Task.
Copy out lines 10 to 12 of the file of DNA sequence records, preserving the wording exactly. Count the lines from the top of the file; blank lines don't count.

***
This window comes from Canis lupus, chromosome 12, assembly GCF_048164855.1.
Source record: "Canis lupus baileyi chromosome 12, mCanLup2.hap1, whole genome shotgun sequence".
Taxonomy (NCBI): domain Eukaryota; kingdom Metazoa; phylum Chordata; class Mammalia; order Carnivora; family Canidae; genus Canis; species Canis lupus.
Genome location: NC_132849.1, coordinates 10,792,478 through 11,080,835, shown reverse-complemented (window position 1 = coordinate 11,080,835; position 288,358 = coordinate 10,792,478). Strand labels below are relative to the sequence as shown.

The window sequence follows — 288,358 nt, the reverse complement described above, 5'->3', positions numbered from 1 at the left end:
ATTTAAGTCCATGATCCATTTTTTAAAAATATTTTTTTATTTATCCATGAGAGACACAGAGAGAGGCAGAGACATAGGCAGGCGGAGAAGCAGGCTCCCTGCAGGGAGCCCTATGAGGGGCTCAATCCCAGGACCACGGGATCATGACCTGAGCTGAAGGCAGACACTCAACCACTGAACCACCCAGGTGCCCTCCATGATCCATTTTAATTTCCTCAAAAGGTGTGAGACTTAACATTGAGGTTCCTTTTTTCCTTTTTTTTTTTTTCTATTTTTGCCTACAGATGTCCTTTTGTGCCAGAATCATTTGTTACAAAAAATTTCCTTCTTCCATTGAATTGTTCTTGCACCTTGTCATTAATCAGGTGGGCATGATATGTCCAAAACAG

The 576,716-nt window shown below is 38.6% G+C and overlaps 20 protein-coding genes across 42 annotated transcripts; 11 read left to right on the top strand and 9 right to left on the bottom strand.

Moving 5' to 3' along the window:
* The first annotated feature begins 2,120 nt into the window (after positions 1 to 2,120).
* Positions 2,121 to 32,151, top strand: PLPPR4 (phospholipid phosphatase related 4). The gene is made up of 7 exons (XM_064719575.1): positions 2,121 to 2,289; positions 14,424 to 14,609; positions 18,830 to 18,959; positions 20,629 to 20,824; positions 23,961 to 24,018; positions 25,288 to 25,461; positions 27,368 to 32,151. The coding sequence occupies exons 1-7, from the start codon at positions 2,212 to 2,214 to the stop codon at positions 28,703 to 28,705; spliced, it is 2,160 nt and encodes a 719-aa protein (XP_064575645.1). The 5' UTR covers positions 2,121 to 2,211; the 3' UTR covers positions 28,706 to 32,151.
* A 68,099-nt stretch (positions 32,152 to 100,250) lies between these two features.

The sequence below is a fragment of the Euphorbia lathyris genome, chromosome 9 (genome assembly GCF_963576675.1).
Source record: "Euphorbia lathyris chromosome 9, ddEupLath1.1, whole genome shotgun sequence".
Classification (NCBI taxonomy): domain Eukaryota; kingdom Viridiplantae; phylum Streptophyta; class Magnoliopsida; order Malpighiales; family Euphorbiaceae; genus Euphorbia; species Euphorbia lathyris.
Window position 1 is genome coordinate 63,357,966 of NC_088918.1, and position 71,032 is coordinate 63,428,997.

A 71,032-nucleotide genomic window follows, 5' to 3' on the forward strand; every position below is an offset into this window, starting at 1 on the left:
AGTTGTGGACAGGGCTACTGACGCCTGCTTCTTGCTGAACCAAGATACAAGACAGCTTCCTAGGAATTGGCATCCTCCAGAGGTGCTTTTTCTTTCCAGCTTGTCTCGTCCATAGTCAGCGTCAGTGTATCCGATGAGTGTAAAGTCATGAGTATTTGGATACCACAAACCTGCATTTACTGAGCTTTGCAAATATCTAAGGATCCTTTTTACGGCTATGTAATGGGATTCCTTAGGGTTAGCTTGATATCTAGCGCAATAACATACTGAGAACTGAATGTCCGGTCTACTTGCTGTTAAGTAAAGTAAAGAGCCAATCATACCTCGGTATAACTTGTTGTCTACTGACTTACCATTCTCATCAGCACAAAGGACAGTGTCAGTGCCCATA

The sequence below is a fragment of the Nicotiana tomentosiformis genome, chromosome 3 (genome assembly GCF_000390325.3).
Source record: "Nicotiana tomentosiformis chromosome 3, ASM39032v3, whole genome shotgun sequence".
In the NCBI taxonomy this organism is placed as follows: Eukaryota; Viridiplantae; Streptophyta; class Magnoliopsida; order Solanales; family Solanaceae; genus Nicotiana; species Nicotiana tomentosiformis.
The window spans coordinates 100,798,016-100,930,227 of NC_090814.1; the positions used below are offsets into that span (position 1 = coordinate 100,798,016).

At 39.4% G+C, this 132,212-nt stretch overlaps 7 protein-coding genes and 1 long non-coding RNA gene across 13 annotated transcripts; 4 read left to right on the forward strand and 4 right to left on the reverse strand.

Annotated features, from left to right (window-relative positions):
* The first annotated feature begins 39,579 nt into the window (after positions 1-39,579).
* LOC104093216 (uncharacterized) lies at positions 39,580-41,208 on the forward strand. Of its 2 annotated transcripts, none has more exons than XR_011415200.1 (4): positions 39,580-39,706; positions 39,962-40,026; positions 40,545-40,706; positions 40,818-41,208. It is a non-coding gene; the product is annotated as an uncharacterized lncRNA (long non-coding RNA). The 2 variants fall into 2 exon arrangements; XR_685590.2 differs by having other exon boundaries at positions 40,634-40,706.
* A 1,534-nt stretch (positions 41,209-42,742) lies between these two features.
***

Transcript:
* Positions 2,121 to 32,151, top strand: PLPPR4 (phospholipid phosphatase related 4). The gene is made up of 7 exons (XM_064719575.1): positions 2,121 to 2,289; positions 14,424 to 14,609; positions 18,830 to 18,959; positions 20,629 to 20,824; positions 23,961 to 24,018; positions 25,288 to 25,461; positions 27,368 to 32,151. The coding sequence occupies exons 1-7, from the start codon at positions 2,212 to 2,214 to the stop codon at positions 28,703 to 28,705; spliced, it is 2,160 nt and encodes a 719-aa protein (XP_064575645.1). The 5' UTR covers positions 2,121 to 2,211; the 3' UTR covers positions 28,706 to 32,151.
* A 68,099-nt stretch (positions 32,152 to 100,250) lies between these two features.

The sequence below is a fragment of the Euphorbia lathyris genome, chromosome 9 (genome assembly GCF_963576675.1).